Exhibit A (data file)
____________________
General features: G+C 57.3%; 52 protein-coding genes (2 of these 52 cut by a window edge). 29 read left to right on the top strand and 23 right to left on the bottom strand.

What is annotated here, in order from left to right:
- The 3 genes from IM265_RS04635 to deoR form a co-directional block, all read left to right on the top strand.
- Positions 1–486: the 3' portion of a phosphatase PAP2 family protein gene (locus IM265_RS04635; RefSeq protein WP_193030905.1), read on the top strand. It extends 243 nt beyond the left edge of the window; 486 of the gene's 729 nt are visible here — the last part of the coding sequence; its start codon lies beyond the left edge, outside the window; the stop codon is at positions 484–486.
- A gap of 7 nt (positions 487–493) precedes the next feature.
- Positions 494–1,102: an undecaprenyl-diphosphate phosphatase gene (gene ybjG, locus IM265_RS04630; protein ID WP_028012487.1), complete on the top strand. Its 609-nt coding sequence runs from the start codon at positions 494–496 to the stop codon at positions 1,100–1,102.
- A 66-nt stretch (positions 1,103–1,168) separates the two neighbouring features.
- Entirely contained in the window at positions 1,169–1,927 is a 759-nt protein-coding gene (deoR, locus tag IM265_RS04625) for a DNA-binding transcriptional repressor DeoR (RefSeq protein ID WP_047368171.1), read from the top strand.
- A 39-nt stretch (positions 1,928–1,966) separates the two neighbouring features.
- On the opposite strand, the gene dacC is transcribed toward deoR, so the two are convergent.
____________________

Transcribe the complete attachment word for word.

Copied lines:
General features: G+C 57.3%; 52 protein-coding genes (2 of these 52 cut by a window edge). 29 read left to right on the top strand and 23 right to left on the bottom strand.

What is annotated here, in order from left to right:
- The 3 genes from IM265_RS04635 to deoR form a co-directional block, all read left to right on the top strand.
- Positions 1–486: the 3' portion of a phosphatase PAP2 family protein gene (locus IM265_RS04635; RefSeq protein WP_193030905.1), read on the top strand. It extends 243 nt beyond the left edge of the window; 486 of the gene's 729 nt are visible here — the last part of the coding sequence; its start codon lies beyond the left edge, outside the window; the stop codon is at positions 484–486.
- A gap of 7 nt (positions 487–493) precedes the next feature.
- Positions 494–1,102: an undecaprenyl-diphosphate phosphatase gene (gene ybjG, locus IM265_RS04630; protein ID WP_028012487.1), complete on the top strand. Its 609-nt coding sequence runs from the start codon at positions 494–496 to the stop codon at positions 1,100–1,102.
- A 66-nt stretch (positions 1,103–1,168) separates the two neighbouring features.
- Entirely contained in the window at positions 1,169–1,927 is a 759-nt protein-coding gene (deoR, locus tag IM265_RS04625) for a DNA-binding transcriptional repressor DeoR (RefSeq protein ID WP_047368171.1), read from the top strand.
- A 39-nt stretch (positions 1,928–1,966) separates the two neighbouring features.
- On the opposite strand, the gene dacC is transcribed toward deoR, so the two are convergent.